The wedding day is the most important day for the bride, but it also tends to be one of the most stressful. Don’t add to her stress by showing up late. You should be at the location to setup at least an hour before the wedding will commence.
  • Dress Professionally

    It’s generally a good idea to check with the bride to see if there are any special dress code requirements (i.e. tie, sport coat), but, for the most part, slacks and a dress shirt will be acceptable. Most videographers wear black. And make sure to wear comfortable shoes.
  • Behave Professionally

    Remember, you are representing your business, not only to the bridal party, but also to possibly hundreds of potential clients or referrals. Don’t forget to work well with the other vendors on-site. If they don’t like working with you, it could be disastrous for your reputation. Try to be flexible with the wedding planner, and get in the good graces of the still photographer. If there isn’t a planner on hand, the still photographers will often run the show: let them. Your job is to follow along and capture what’s happening. If you’re lucky, you get a creative photographer, and you can use their poses and settings to enhance your video all the more.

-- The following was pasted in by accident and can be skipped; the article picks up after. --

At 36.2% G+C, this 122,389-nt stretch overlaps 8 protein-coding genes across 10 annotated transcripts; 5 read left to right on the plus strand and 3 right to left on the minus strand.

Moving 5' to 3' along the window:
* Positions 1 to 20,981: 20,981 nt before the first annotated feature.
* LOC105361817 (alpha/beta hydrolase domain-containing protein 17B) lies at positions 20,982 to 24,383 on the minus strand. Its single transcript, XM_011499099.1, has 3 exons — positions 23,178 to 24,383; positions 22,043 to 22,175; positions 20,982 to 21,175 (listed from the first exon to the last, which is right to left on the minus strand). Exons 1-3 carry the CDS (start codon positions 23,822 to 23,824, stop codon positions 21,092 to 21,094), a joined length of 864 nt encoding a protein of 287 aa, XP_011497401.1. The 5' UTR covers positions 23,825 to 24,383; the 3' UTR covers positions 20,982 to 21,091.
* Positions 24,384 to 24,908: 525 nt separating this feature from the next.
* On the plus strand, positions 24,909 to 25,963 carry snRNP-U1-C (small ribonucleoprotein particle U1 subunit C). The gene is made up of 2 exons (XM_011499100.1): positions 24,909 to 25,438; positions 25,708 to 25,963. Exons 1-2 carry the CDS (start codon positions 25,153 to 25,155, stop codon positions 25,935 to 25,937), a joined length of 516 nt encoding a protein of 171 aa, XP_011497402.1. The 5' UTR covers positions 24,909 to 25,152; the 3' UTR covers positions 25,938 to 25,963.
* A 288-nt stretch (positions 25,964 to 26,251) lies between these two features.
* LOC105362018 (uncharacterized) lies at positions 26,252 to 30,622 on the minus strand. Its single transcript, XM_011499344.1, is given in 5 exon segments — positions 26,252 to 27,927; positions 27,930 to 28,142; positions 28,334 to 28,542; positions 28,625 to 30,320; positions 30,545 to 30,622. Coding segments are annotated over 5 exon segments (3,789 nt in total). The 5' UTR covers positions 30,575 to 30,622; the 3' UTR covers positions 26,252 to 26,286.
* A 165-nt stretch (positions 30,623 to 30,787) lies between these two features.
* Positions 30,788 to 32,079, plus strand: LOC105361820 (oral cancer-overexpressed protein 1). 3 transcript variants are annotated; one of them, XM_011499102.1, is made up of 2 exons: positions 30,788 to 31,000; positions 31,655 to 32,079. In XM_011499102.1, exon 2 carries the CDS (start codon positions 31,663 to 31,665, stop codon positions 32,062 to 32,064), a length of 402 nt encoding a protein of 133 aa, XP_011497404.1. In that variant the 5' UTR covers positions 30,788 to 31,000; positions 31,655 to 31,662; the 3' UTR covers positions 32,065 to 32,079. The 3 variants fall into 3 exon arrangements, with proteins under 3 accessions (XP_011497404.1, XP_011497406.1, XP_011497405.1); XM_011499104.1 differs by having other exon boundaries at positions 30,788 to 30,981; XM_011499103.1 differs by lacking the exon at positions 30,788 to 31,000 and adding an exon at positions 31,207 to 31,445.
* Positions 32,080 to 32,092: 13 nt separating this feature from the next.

• Know What’s Going On

    The last thing you want is to miss something important because you weren’t familiar with the schedule. And you definitely don’t want to constantly be asking the bride what happens next. Make contact with the wedding planner early on and get familiar with the day’s events. At the reception, make contact with the DJ and politely ask to be informed just before anything important happens. Since DJs announce all major events at the reception, they are generally in control of the schedule. In time, after you’ve done a few of these, you’ll have the routine of cake cutting, bouquet tossing, and toasting down; it’s just a matter of knowing when they’re’ going to happen.